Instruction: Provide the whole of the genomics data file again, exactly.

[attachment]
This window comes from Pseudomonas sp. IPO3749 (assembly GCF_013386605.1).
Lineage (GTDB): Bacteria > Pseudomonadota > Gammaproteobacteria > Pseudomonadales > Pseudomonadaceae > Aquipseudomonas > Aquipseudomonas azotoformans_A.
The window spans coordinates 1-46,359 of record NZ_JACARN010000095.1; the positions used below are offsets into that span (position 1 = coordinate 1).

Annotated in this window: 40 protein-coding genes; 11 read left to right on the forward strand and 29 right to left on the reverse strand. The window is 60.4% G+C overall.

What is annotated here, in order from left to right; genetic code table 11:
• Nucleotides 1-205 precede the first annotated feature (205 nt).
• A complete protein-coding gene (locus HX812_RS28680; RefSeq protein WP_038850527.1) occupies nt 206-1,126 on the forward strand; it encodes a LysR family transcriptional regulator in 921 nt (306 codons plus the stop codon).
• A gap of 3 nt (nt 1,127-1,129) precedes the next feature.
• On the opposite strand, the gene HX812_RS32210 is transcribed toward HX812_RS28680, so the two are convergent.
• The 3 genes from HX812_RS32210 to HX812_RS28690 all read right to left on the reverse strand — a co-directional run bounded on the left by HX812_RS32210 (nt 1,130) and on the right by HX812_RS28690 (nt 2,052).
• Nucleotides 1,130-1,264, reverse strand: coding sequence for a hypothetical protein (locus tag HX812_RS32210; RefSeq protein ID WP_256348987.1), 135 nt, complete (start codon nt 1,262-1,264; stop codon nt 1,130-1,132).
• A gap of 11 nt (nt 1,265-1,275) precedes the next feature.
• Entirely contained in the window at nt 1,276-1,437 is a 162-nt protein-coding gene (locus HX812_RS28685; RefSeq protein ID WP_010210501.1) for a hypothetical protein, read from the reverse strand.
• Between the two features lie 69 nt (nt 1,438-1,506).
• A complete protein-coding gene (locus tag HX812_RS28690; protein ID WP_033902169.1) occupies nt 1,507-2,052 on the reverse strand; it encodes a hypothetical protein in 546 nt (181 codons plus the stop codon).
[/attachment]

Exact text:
This window comes from Pseudomonas sp. IPO3749 (assembly GCF_013386605.1).
Lineage (GTDB): Bacteria > Pseudomonadota > Gammaproteobacteria > Pseudomonadales > Pseudomonadaceae > Aquipseudomonas > Aquipseudomonas azotoformans_A.
The window spans coordinates 1-46,359 of record NZ_JACARN010000095.1; the positions used below are offsets into that span (position 1 = coordinate 1).

Annotated in this window: 40 protein-coding genes; 11 read left to right on the forward strand and 29 right to left on the reverse strand. The window is 60.4% G+C overall.

What is annotated here, in order from left to right; genetic code table 11:
• Nucleotides 1-205 precede the first annotated feature (205 nt).
• A complete protein-coding gene (locus HX812_RS28680; RefSeq protein WP_038850527.1) occupies nt 206-1,126 on the forward strand; it encodes a LysR family transcriptional regulator in 921 nt (306 codons plus the stop codon).
• A gap of 3 nt (nt 1,127-1,129) precedes the next feature.
• On the opposite strand, the gene HX812_RS32210 is transcribed toward HX812_RS28680, so the two are convergent.
• The 3 genes from HX812_RS32210 to HX812_RS28690 all read right to left on the reverse strand — a co-directional run bounded on the left by HX812_RS32210 (nt 1,130) and on the right by HX812_RS28690 (nt 2,052).
• Nucleotides 1,130-1,264, reverse strand: coding sequence for a hypothetical protein (locus tag HX812_RS32210; RefSeq protein ID WP_256348987.1), 135 nt, complete (start codon nt 1,262-1,264; stop codon nt 1,130-1,132).
• A gap of 11 nt (nt 1,265-1,275) precedes the next feature.
• Entirely contained in the window at nt 1,276-1,437 is a 162-nt protein-coding gene (locus HX812_RS28685; RefSeq protein ID WP_010210501.1) for a hypothetical protein, read from the reverse strand.
• Between the two features lie 69 nt (nt 1,438-1,506).
• A complete protein-coding gene (locus tag HX812_RS28690; protein ID WP_033902169.1) occupies nt 1,507-2,052 on the reverse strand; it encodes a hypothetical protein in 546 nt (181 codons plus the stop codon).